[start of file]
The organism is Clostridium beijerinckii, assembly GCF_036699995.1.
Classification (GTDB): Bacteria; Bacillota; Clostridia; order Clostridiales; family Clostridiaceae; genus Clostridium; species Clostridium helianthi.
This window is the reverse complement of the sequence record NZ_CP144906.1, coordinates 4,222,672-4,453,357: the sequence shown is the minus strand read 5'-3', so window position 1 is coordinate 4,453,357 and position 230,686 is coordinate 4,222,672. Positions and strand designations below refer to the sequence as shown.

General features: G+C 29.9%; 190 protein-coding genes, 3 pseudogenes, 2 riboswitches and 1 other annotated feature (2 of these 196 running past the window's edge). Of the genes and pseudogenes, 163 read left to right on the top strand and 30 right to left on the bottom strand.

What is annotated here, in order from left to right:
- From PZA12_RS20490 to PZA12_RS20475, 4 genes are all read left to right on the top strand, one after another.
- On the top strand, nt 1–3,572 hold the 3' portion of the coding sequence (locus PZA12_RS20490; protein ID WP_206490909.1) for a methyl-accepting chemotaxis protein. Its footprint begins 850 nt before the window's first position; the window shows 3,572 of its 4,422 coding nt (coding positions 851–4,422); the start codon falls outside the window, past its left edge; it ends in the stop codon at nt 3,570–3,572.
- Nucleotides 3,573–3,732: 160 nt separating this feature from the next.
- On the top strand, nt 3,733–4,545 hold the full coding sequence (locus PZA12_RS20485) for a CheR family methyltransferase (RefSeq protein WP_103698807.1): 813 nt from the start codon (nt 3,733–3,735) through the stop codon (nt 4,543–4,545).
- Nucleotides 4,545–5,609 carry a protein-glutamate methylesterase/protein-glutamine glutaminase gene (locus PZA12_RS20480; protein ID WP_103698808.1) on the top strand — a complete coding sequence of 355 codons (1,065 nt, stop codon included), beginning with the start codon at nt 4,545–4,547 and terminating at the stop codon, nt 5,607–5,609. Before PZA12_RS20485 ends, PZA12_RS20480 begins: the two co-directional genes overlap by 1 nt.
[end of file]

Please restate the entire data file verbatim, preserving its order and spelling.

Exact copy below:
The organism is Clostridium beijerinckii, assembly GCF_036699995.1.
Classification (GTDB): Bacteria; Bacillota; Clostridia; order Clostridiales; family Clostridiaceae; genus Clostridium; species Clostridium helianthi.
This window is the reverse complement of the sequence record NZ_CP144906.1, coordinates 4,222,672-4,453,357: the sequence shown is the minus strand read 5'-3', so window position 1 is coordinate 4,453,357 and position 230,686 is coordinate 4,222,672. Positions and strand designations below refer to the sequence as shown.

General features: G+C 29.9%; 190 protein-coding genes, 3 pseudogenes, 2 riboswitches and 1 other annotated feature (2 of these 196 running past the window's edge). Of the genes and pseudogenes, 163 read left to right on the top strand and 30 right to left on the bottom strand.

What is annotated here, in order from left to right:
- From PZA12_RS20490 to PZA12_RS20475, 4 genes are all read left to right on the top strand, one after another.
- On the top strand, nt 1–3,572 hold the 3' portion of the coding sequence (locus PZA12_RS20490; protein ID WP_206490909.1) for a methyl-accepting chemotaxis protein. Its footprint begins 850 nt before the window's first position; the window shows 3,572 of its 4,422 coding nt (coding positions 851–4,422); the start codon falls outside the window, past its left edge; it ends in the stop codon at nt 3,570–3,572.
- Nucleotides 3,573–3,732: 160 nt separating this feature from the next.
- On the top strand, nt 3,733–4,545 hold the full coding sequence (locus PZA12_RS20485) for a CheR family methyltransferase (RefSeq protein WP_103698807.1): 813 nt from the start codon (nt 3,733–3,735) through the stop codon (nt 4,543–4,545).
- Nucleotides 4,545–5,609 carry a protein-glutamate methylesterase/protein-glutamine glutaminase gene (locus PZA12_RS20480; protein ID WP_103698808.1) on the top strand — a complete coding sequence of 355 codons (1,065 nt, stop codon included), beginning with the start codon at nt 4,545–4,547 and terminating at the stop codon, nt 5,607–5,609. Before PZA12_RS20485 ends, PZA12_RS20480 begins: the two co-directional genes overlap by 1 nt.